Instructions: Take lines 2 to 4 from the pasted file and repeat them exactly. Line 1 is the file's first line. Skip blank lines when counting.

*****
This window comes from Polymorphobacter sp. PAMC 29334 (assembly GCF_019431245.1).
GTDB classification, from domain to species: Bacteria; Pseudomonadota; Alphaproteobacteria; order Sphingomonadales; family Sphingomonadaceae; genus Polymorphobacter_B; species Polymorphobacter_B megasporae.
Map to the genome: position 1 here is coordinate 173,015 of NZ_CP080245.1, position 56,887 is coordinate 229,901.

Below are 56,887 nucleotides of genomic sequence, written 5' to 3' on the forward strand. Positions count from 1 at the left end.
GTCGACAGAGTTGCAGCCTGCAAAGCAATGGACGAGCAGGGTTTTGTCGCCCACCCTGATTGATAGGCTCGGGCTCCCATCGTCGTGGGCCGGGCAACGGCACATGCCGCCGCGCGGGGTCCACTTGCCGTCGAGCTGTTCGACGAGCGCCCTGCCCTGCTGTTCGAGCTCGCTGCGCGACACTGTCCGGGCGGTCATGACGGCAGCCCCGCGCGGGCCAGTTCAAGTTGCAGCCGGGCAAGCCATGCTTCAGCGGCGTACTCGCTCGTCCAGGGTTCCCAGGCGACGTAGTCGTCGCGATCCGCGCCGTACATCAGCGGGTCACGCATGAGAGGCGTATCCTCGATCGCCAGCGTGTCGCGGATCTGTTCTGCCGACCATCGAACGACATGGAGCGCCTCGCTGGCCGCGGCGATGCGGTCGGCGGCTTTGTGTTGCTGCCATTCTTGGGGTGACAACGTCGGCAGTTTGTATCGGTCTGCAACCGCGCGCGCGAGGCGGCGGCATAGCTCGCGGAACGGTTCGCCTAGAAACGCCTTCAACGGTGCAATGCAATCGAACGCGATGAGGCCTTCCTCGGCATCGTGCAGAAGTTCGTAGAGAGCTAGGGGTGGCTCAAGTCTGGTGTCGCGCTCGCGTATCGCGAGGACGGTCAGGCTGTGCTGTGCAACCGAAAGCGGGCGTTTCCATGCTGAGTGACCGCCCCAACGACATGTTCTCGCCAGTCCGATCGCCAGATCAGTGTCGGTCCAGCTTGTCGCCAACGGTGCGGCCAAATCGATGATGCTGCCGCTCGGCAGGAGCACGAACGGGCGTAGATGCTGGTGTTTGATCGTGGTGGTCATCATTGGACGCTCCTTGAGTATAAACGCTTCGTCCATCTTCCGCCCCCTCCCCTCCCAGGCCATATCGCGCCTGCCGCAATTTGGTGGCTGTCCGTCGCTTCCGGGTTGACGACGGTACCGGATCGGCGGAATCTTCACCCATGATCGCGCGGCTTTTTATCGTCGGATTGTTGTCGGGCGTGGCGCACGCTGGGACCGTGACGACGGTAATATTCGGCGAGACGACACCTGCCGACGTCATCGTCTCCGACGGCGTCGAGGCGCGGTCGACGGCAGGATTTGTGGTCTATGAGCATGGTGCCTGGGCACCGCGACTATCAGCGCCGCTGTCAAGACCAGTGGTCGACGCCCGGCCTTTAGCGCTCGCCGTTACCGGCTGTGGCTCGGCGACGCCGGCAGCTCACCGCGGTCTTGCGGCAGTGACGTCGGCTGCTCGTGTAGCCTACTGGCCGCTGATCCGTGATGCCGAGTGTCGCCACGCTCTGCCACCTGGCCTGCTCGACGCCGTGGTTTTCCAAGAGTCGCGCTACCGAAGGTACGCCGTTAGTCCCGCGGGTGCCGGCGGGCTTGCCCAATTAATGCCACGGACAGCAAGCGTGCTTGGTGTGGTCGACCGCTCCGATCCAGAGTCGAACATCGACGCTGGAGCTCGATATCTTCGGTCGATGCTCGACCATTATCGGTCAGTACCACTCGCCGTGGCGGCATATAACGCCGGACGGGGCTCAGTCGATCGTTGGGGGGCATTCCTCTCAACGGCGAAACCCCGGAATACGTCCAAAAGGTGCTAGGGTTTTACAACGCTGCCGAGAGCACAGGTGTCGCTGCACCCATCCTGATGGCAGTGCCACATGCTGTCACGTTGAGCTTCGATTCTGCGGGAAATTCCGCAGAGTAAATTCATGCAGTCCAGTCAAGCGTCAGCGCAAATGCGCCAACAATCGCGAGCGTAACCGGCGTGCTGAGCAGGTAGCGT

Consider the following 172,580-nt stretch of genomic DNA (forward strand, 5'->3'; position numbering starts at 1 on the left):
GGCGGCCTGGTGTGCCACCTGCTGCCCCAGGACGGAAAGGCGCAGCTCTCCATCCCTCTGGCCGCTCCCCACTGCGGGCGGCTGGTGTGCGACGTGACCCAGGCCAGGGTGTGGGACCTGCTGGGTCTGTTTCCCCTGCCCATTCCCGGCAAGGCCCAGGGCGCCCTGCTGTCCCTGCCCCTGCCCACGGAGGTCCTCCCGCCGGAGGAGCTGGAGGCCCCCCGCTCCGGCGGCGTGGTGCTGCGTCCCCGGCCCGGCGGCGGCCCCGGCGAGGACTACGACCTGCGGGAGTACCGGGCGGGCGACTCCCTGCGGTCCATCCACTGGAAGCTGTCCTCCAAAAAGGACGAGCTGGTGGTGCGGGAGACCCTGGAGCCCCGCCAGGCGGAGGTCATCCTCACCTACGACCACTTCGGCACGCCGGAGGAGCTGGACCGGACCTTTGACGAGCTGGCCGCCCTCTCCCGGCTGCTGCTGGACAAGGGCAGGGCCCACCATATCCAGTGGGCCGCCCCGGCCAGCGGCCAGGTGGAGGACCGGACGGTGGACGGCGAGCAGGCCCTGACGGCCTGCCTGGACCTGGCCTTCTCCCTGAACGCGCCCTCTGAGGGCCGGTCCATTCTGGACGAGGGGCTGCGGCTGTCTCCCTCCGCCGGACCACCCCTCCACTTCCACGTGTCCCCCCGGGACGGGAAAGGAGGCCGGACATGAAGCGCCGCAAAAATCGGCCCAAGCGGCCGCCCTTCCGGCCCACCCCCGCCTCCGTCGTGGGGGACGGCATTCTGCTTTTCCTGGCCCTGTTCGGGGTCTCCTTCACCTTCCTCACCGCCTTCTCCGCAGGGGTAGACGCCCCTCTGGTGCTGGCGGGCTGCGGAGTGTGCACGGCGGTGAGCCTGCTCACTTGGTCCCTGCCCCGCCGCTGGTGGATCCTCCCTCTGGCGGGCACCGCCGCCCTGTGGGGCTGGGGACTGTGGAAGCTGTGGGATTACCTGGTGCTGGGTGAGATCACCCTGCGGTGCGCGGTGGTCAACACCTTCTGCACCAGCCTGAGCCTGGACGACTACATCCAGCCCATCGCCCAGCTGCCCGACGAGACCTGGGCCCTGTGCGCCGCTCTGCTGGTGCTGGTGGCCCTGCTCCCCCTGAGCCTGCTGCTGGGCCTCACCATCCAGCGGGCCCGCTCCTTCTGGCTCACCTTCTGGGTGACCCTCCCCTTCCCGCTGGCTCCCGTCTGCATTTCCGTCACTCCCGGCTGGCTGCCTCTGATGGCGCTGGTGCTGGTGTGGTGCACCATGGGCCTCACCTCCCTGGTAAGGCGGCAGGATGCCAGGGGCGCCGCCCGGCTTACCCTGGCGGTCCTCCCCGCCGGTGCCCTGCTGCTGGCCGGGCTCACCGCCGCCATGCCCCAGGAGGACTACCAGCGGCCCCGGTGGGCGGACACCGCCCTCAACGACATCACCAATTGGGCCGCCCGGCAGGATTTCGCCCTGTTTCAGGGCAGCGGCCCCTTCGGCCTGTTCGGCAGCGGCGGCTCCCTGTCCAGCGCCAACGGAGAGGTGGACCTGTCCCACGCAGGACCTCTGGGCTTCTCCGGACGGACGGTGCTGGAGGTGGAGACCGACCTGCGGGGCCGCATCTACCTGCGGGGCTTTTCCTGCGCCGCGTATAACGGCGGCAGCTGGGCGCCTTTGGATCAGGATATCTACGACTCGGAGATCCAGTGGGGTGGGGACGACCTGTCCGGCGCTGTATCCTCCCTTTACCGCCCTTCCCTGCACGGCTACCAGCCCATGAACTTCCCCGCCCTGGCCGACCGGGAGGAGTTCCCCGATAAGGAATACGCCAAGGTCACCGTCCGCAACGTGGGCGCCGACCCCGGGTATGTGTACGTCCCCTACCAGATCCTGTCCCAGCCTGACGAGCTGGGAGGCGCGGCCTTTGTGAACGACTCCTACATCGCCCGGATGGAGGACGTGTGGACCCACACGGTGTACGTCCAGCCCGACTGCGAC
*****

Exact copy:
GTDB classification, from domain to species: Bacteria; Pseudomonadota; Alphaproteobacteria; order Sphingomonadales; family Sphingomonadaceae; genus Polymorphobacter_B; species Polymorphobacter_B megasporae.
Map to the genome: position 1 here is coordinate 173,015 of NZ_CP080245.1, position 56,887 is coordinate 229,901.

Below are 56,887 nucleotides of genomic sequence, written 5' to 3' on the forward strand. Positions count from 1 at the left end.